Elif Shafak on the power of older women and why menopause can be the end of shame

My guest today is one of the most intelligent, thoughtful people I’ve ever interviewed - and I’ve interviewed A LOT. Writer and academic, Elif Shafak has written 19 books and 12 novels and been shortlisted for countless literary prizes, including the Booker Prize. Known for her bravery and outspokenness in the face of oppressive regimes, she has almost 2million followers on social media and is the best-selling female novelist in Turkey - a country to which she has been unable to return for the past 5 years after being put on trial for, amongst other things, insulting Turkishness.


Her latest novel, The Island of Missing Trees, about the partition of Cyprus, is also about love, longing, exile and the environment. I think it might be the most beautiful thing she’s ever written, but you’ll have to judge for yourself.


Elif talks about what home means to her, the importance of freedom and sharing your truth, the two very different women who made her, the importance of lifelong learning and the art of storytelling, and why menopause signals the end of “ayip” (shame). Oh, and being a middle-aged metalhead!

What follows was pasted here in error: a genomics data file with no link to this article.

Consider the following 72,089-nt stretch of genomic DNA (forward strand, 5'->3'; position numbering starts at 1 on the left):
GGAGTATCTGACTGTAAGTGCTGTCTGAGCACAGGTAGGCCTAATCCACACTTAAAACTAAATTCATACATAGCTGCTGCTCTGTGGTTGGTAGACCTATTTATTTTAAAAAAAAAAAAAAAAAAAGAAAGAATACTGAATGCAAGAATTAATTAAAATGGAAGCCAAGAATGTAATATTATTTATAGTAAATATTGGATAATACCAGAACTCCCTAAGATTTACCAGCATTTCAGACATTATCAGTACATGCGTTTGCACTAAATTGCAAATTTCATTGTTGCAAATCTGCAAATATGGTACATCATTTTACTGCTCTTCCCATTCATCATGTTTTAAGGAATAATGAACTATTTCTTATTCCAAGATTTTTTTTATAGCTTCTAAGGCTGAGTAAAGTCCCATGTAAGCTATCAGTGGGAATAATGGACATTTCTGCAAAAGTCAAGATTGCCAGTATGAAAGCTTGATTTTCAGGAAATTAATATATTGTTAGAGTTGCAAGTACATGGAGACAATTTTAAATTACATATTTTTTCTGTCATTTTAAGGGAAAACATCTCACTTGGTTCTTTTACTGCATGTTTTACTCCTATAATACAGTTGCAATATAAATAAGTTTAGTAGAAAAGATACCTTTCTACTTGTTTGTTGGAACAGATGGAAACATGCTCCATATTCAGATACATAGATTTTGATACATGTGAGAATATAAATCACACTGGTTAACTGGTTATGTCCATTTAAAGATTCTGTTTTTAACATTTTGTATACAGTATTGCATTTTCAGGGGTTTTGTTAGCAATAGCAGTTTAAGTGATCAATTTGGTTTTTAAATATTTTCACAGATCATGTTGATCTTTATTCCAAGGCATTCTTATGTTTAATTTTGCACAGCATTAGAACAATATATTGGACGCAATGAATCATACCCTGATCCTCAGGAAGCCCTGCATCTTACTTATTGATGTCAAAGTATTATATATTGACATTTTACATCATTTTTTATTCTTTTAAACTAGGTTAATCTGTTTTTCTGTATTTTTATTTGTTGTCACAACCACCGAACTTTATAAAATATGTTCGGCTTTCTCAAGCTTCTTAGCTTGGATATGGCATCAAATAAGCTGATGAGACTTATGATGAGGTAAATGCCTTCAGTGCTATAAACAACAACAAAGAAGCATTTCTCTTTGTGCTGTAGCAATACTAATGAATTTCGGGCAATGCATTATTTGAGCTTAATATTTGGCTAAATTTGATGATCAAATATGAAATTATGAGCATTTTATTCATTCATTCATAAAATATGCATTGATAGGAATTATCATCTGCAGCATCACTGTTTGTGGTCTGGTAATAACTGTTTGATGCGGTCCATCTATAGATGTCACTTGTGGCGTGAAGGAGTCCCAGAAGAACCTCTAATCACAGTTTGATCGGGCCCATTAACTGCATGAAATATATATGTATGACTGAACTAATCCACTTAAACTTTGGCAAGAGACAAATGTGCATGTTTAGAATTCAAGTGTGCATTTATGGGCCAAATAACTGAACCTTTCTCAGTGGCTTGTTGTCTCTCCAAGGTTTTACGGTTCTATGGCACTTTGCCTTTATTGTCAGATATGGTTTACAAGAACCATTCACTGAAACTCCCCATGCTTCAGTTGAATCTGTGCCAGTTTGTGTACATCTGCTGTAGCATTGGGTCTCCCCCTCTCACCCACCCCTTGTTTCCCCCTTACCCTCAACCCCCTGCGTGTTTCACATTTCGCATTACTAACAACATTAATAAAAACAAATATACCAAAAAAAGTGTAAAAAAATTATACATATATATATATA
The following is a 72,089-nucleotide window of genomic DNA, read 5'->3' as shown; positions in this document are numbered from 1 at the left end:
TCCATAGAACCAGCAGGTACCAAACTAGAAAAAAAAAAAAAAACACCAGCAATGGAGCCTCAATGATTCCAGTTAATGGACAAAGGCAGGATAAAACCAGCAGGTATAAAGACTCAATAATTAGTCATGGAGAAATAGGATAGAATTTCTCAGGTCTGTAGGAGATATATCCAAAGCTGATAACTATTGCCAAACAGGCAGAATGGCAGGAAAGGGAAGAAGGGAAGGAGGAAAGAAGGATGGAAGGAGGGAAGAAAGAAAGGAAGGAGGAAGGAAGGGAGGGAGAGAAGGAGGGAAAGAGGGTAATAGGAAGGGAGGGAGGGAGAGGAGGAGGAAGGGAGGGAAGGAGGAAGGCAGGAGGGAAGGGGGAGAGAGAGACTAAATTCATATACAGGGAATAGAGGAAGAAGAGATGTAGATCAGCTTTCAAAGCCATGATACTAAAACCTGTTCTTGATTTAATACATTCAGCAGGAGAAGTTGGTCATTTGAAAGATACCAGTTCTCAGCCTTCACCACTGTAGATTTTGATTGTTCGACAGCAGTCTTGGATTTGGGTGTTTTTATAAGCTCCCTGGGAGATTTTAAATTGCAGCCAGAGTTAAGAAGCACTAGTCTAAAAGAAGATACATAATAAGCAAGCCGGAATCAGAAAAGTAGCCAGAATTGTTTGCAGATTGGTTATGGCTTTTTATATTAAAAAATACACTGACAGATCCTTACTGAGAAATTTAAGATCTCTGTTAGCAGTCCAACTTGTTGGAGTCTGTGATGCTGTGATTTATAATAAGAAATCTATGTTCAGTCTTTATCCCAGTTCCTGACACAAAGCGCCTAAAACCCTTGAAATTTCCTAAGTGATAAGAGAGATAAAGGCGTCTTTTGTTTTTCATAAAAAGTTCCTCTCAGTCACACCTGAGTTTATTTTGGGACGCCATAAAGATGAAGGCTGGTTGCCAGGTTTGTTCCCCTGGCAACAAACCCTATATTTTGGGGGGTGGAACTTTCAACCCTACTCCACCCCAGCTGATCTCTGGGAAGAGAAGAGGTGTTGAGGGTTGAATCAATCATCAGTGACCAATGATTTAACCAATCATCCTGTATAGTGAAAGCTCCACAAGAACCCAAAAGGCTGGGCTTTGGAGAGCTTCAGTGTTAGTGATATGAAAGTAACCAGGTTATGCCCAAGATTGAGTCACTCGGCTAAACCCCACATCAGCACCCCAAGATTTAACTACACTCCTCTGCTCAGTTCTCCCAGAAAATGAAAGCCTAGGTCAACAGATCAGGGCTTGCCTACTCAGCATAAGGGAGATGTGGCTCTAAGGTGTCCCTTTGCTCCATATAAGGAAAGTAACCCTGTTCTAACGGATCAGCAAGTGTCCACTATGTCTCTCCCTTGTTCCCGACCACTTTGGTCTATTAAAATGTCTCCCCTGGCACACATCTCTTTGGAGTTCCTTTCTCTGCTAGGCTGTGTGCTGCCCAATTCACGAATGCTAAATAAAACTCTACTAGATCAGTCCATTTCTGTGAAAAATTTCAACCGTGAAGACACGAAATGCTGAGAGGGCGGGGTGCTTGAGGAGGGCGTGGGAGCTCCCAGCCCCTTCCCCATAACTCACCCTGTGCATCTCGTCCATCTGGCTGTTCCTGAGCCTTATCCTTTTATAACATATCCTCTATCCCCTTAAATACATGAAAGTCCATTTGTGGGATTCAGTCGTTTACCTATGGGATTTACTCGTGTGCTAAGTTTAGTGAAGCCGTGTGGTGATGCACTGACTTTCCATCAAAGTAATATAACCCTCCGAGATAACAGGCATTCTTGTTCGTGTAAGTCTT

You can buy all the books mentioned in this podcast at Bookshop.org, including The Island Of Missing Trees by Elif Shafak and the book that inspired this podcast, The Shift: how I lost and found myself after 40 - and you can too by me!


The Shift (on life after 40) with Sam Baker is created and hosted by Sam Baker and edited by Emily Sandford. If you enjoyed this podcast, please rate/review/follow as it really does help other people find us. And let me know what you think on twitter @sambaker or instagram @theothersambaker.


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